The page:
I know my fellow trash cinema fans will empathize with me when I express my frustration at lousy film prints. I don’t mourn grainy, Nth-gen VHS copies, nor do I pat myself on the back for unearthing a copy of some obscurity that looks like it’s been dredged from the bottom of the ocean. Sometimes the only way one can watch a particular title is in a compromised format, and such is life. The thing that grieves me the most is that I feel like I can’t properly appreciate some titles due to crappy prints. In a genre like the giallo, where style leaves substance in a cloud of dust, it’s especially vexing to not get the full, glossy impact of a film.
That having been addressed, I’m not sure that “Amuck!,” also known by the equally lurid title of “Leather and Whips,” would’ve fared much better had I seen the most flawless print in the world. This is a movie that managed to fuck up the perfectly excellent combination of (stunning and lesbonic) Barbara Bouchet and (stunning and predatorially lesbonic) Rosalba Neri engaging in (lesbonically) mysterious intrigue set against the backdrop of (stunning but lacking in a sexual orientation on account of its being a city) Venice.
“Prepare to get hurt. Real bad. In the brain.”
In the same way that the press materials for “Last House on the Left” urged the viewer to repeat it’s only a movie, I urge you to append each sentence of the following review with it’s actually pretty boring.
Barbara Bouchet plays Greta, a young woman working as a secretary to an American author Richard Stuart (Farley Granger) who lives in a stately Venetian mansion with his wife Eleanora (Rosalba Neri). As it turns out, Greta is trying to track down the whereabouts of her lover Sally, who was last seen in the employ of the Stuarts. The Stuarts are one swinging duo, hosting drunken parties that include the viewing of pornographic films, and it becomes clear early on that their lecherous activities have an even darker side.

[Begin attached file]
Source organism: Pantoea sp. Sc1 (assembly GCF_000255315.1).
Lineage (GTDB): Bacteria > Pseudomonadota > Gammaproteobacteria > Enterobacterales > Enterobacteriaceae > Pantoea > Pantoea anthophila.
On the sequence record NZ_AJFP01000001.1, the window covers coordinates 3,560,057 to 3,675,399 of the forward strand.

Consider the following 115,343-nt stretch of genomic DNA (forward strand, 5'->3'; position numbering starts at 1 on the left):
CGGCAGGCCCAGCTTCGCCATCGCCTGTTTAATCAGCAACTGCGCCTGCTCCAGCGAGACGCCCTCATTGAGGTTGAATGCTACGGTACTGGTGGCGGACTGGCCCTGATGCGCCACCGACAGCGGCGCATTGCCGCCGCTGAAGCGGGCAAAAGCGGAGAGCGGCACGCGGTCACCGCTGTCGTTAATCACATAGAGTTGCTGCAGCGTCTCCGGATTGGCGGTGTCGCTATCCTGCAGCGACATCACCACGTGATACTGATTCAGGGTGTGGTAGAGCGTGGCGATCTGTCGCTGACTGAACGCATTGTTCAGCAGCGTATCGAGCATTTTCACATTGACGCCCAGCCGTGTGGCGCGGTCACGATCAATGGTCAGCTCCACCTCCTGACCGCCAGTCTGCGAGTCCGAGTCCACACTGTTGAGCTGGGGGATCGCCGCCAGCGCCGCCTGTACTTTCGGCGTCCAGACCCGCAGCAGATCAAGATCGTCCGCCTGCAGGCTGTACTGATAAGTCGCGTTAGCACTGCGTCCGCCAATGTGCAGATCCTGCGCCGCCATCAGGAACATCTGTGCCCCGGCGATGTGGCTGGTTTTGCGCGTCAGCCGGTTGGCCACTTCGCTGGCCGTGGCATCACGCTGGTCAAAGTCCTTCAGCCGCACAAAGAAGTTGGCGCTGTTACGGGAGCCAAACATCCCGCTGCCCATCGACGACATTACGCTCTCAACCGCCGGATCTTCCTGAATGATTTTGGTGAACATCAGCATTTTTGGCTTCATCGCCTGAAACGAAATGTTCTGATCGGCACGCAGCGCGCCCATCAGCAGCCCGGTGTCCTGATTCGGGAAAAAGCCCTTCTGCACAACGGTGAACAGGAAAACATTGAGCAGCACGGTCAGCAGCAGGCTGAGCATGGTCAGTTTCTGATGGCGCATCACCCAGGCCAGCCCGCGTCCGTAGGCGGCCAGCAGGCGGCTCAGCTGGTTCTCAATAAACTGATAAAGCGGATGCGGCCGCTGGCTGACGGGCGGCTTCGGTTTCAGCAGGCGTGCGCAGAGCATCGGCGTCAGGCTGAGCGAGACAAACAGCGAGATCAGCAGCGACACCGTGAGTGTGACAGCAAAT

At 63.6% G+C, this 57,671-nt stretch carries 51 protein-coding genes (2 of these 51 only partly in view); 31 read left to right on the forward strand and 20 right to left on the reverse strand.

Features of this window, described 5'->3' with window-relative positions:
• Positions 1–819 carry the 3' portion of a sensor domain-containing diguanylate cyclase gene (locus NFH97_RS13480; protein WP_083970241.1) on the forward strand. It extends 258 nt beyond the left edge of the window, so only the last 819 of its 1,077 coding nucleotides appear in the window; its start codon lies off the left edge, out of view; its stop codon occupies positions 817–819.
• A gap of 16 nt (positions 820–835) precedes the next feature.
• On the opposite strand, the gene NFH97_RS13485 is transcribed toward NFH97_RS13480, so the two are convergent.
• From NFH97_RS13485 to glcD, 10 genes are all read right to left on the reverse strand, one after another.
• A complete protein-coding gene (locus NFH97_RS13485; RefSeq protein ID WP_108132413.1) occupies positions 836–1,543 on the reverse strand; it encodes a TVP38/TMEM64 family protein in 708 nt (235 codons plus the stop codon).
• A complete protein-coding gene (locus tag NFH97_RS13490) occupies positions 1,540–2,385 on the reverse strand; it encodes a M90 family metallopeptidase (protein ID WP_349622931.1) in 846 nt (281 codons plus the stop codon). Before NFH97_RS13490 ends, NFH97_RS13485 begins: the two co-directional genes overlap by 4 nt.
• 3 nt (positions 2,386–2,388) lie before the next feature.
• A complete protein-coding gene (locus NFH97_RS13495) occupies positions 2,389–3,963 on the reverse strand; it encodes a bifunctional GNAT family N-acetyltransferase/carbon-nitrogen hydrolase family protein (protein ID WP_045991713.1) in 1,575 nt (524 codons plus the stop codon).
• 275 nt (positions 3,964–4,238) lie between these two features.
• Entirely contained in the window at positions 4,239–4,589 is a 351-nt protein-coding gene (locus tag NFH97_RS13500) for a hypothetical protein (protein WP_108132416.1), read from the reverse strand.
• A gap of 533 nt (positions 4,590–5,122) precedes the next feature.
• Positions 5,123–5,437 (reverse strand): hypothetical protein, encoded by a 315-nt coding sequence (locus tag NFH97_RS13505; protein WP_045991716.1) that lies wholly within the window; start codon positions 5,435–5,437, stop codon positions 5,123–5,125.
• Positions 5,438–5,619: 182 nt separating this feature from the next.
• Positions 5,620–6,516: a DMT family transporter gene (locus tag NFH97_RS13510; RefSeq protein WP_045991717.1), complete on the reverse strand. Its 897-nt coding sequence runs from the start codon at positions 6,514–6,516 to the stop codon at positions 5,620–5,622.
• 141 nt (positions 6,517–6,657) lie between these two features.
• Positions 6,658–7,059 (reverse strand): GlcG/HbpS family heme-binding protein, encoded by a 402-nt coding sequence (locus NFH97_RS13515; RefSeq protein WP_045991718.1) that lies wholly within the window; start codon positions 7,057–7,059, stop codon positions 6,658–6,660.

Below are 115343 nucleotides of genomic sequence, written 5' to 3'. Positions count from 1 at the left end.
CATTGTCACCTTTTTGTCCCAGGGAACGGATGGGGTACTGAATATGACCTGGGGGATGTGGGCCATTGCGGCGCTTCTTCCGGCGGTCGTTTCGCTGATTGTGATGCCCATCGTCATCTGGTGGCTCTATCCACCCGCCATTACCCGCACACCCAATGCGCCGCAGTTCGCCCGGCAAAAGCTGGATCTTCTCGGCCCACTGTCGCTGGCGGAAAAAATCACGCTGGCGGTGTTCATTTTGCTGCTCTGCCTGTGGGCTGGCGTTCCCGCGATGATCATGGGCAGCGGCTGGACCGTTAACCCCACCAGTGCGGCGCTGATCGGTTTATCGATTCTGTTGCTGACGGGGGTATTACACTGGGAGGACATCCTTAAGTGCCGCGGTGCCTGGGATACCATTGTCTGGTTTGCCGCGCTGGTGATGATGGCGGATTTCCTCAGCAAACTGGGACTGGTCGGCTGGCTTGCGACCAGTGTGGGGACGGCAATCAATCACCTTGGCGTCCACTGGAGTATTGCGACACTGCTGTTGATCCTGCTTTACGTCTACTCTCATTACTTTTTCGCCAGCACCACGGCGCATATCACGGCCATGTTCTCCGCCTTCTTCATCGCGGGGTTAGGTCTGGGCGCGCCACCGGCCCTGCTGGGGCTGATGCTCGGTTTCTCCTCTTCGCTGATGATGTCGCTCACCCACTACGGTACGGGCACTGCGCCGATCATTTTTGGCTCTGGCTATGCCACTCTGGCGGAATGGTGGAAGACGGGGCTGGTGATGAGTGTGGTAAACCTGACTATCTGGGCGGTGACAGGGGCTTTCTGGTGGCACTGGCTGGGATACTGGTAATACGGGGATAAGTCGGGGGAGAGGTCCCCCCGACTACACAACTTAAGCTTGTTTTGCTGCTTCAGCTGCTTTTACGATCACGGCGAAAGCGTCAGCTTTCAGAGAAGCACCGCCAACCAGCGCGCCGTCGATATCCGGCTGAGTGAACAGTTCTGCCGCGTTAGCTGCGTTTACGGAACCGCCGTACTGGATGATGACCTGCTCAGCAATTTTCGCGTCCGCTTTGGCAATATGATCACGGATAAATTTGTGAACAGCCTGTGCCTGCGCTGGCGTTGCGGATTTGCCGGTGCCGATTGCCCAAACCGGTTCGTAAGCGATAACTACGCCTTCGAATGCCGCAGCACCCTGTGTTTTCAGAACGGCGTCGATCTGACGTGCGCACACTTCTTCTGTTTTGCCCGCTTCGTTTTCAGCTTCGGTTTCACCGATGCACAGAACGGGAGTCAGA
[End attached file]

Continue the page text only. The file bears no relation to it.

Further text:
“But Tenebrous,” you may rightly ask, “how can you bag on a movie that offers up a delectable lesbian scene with two fully-nude, fully-gorgeous actresses within its first ten minutes of screen time?” Well, imaginary enquirer, for an admittedly-titillating five minutes of steamy sex, one has to slog through a mystery plot that one does not care about (if you saw this and you say you care, you are a filthy liar and beneath my contempt) that commits the following giallo sins:
- Dishwater-dull soundtrack. Seriously, I’m here for the sounds and the scenery–ENTERTAIN ME, MUSIC MAKER!
- Duck-hunting sequence that has almost no music behind it: a jammed gun has never created less cinematic tension. Watching an eight-year-old play the Nintendo game is a nailbiter in comparison.
- Quicksand. Fuck quicksand as a plot device–fuck it right in the ass.
- Psychic subplot that appears in one scene midway through the movie, never to be spoken of again. That’s just insulting.
- NO leather and NO whips. Don’t think I wouldn’t notice that shit, title-writing jerk.
I hate the fact that I’m making this movie look so much better than it is.
Where Sergio Martino would have gone full-on crazy with the material, adding swooping camerawork and a lushly romantic score while eliciting downright-perspiring performances from his leads, director Silvio Amadio takes a rather direct approach, creating a movie that leaves the viewer praying for the next nugget of naughtiness. “Amuck!” is just short of dire–were it not for the erotic sequences, this movie would be like an unbuttered English muffin.
“Hahahah–can you believe that all those jackasses are going to watch this movie now? It’s like WE WIN!”
I just couldn’t manage to care about this movie, and kept hoping that its piles of wacky material might coalesce into some sort of sleazy wonderfulness. While Ms. Neri brings it–as she always does–in the form of arched eyebrows, sinister cigarette-smoking, and plush sexiness, her presence doesn’t redeem this lackluster thriller, which is characterized in large part by its general air of non-inspiration. Bland camerawork, sleepwalking performances, and a criminal lack of suspense undermine what tawdry tingles this film has to offer.